KWAME HOLMAN: Today's hearing featured accuser and accused and their lawyers at the same witness table of the Senate Commerce Committee.
Sherron Watkins is the Enron official who has testified she tried to get superiors to stop improper partnership deals that ultimately tumbled the giant energy firm into bankruptcy.
And Jeffrey Skilling, Enron's former chief executive who got such warnings, but is accused by Watkins of failing to act.
Repeating testimony she gave a House Committee two weeks ago, Watkins said by last summer the suspect partnerships amounted to a $700 million unreported loss for Enron, and she brought that to the man above Skilling, CEO Kenneth Lay.
SHERRON WATKINS, vice president, Enron: I urged Mr. Lay to find out who lost that money.
If he discovered that the loss would be borne by Enron shareholders via an issuance of stock in the future, then I thought we had a very large problem on our hands. I gave Mr. Lay my opinion that it is never appropriate for a company to use its stock to affect the income statement.
At the conclusion of the meeting, Mr. Lay assured me that he would look into my concerns. I fully expected Mr. Lay to conduct a thorough investigation into my concerns. I was disappointed that such was not the case.
I was incredibly frustrated with Mr. Lay's actions, or lack thereof. I believe that Enron had a brief window to salvage itself this past fall, and we missed that opportunity because of Mr. Lay's failure to recognize or accept that the company had manipulated its financial statements.
KWAME HOLMAN: Jeffrey Skilling also was cautioned about the partnerships before he resigned as Enron's chief executive last summer.
But during House testimony earlier this month, he said he believed the internal transactions were legitimate because Enron's board and accountants approved them and that Enron was financially sound when he left.
But several House members said they didn't believe him.
Today, in an opening statement, Skilling anticipated a similar reception from Senators.
JEFFREY SKILLING, Former CEO, Enron: If the focus of this hearing is a game of dueling accountants, I will state right now that I am not an accountant, and probably have little to add to that debate between experts.
I know that you will be asking questions about who did what at Enron, but I hope in addition to those technical issues you will also ask about how a company as strong as Enron can be bankrupted by what I call a run on the bank.
I have some thoughts that I think a number of you have asked for that might be helpful and are important to the financial system.
But before we start, there are a few things I think this record should reflect.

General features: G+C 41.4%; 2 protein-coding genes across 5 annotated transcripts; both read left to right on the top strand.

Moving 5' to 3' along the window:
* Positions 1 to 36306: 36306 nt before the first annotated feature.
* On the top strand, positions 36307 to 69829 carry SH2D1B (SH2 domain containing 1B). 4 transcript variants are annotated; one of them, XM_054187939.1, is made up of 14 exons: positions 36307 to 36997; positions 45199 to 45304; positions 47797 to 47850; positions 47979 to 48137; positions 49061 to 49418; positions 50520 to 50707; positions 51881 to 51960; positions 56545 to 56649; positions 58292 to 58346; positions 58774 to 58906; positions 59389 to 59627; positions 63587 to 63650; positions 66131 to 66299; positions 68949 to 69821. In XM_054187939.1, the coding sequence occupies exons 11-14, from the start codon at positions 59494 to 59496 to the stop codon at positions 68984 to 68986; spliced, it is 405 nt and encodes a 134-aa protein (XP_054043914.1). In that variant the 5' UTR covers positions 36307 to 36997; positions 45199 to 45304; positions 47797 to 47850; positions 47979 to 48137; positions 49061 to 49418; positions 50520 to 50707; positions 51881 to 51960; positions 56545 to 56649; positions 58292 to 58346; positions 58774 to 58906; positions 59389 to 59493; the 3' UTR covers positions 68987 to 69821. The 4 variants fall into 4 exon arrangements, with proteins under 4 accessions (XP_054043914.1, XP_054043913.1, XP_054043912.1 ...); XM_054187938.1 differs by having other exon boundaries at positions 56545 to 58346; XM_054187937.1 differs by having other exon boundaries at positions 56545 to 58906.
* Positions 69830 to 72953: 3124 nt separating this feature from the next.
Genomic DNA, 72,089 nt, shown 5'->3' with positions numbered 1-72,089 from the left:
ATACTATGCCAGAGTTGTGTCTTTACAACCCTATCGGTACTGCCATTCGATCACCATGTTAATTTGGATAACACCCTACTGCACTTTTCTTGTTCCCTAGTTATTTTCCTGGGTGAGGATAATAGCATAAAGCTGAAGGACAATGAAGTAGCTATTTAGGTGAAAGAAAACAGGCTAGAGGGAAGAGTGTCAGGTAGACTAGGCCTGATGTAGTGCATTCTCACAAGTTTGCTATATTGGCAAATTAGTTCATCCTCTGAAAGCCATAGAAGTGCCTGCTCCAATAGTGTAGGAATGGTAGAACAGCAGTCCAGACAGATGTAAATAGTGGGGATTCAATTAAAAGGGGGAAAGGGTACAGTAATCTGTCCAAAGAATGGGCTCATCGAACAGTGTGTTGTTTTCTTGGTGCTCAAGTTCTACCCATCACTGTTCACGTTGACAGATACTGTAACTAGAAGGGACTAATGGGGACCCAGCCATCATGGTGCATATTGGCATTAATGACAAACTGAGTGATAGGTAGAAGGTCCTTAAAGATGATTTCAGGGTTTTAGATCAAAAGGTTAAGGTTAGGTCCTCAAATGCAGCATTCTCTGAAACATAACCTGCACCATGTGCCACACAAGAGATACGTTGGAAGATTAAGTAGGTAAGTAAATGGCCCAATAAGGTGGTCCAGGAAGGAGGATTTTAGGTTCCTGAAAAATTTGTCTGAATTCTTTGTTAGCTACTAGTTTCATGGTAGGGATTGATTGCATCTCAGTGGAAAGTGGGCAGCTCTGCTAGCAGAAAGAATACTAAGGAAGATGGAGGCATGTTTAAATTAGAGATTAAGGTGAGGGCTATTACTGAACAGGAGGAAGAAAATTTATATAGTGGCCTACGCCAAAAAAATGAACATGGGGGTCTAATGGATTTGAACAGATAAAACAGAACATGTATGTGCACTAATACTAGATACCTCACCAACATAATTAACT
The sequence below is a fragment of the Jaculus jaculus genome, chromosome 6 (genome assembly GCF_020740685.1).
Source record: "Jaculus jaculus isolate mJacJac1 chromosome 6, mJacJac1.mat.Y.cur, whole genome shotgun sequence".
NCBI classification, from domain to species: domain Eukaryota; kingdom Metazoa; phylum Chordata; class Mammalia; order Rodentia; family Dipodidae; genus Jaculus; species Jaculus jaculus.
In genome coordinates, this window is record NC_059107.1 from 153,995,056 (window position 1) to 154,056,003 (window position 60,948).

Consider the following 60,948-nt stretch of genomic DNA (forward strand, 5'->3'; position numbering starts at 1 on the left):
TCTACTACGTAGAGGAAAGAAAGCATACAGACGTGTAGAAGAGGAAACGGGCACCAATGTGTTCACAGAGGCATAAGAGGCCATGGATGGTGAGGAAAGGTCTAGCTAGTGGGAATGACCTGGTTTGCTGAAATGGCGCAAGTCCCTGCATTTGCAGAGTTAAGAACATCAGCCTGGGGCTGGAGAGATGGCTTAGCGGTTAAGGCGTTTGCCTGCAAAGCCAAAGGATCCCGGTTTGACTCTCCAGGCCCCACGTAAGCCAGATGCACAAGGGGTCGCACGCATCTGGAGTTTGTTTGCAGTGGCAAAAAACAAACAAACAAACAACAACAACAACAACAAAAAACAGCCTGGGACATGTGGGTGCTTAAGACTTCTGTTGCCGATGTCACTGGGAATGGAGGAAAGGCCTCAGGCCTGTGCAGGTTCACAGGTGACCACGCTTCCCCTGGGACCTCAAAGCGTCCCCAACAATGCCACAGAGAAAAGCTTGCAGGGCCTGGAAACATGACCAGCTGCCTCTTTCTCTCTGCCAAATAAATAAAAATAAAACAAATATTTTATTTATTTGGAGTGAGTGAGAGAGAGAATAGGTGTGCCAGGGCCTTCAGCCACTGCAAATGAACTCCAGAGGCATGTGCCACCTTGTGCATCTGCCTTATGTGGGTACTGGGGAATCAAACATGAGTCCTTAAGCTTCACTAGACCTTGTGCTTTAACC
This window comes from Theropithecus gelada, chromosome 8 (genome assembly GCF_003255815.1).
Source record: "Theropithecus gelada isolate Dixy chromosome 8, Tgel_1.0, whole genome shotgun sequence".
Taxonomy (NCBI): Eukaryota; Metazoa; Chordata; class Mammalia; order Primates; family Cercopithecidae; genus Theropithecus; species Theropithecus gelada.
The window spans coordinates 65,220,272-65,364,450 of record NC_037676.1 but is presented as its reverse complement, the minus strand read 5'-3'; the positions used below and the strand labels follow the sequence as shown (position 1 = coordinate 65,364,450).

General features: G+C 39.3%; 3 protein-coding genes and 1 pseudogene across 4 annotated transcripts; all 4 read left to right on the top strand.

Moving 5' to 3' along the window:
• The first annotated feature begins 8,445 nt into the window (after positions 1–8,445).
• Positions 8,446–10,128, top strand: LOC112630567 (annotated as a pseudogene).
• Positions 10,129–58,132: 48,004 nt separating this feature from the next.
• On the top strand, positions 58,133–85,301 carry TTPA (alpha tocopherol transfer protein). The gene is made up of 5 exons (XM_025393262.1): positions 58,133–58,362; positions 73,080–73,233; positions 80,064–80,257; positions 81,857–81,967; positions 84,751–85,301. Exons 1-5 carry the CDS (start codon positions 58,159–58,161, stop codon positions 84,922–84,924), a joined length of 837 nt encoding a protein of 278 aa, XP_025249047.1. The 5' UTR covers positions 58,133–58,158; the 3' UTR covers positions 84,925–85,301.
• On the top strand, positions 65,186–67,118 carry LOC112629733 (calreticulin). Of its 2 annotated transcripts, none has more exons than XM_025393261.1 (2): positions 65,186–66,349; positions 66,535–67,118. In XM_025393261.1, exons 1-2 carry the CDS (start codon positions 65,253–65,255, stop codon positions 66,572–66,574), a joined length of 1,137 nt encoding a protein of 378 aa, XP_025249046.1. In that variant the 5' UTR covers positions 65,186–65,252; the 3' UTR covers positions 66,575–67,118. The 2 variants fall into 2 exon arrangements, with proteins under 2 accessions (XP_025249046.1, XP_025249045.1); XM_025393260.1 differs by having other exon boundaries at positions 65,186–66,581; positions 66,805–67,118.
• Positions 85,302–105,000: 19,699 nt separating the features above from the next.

I will not respond to all the outrageous things said about me in this process, because some have been so silly that they merit no response. First, I have not lied to the Congress or anyone else about my recollection of events while I was at Enron.
Second, I never duped Ken Lay. I heard Ms. Watkins testify to her opinion. I have no idea what the basis is for that opinion. And now, finally, a few observations about this congressional process to which I and others have been subjected. What has happened thus far, primarily in the House, should be cause for concern of every American.
The entire management and board of Enron has been labeled everything from "hucksters" to "criminals," with a complete disregard for the facts and evidence assembled. These untruths shatter lives, and they do nothing to advance the public understanding of what happened at Enron. The framers of the Bill of Rights are watching.
My dilemma, like that of other innocents called before these committees, is whether to take refuge in constitutional protections to avoid your questions or stand on the constitutional presumption of innocence to proclaim the truth.
Common decency suggests that I be treated as innocent until proven otherwise. Common sense suggests that accusations made now before the facts are in are likely to be wrong.
Unfortunately, neither common decency nor common sense will carry the day in this politicized process. Mr. Chairman, unlike so many others so much less fortunate than me, I am not a victim here. But also, unlike others, I am not one of the perpetrators either. What I know I am prepared to tell.
What I do not know, I do not know either because it was kept from me, or it never happened at all, like so many of these supposed facts thrown around since my hearings before the House Subcommittee.
SEN. BYRON DORGAN, (D-ND): Mr. Skilling, thank you very much. First, let me say that decency and common sense will prevail here. This also is a search for the truth, as I've indicated previously. And the truth has proved to be rather elusive with respect to what happened inside the corporation.
KWAME HOLMAN: North Dakota Democrat Byron Dorgan served as committee chairman today. An early questioner was John McCain of Arizona.
The Commerce Committee's top Republican asked about the partnership deals that precipitated Enron's fall. The structures, dubbed "Raptors," were designed to insulate the company from losses.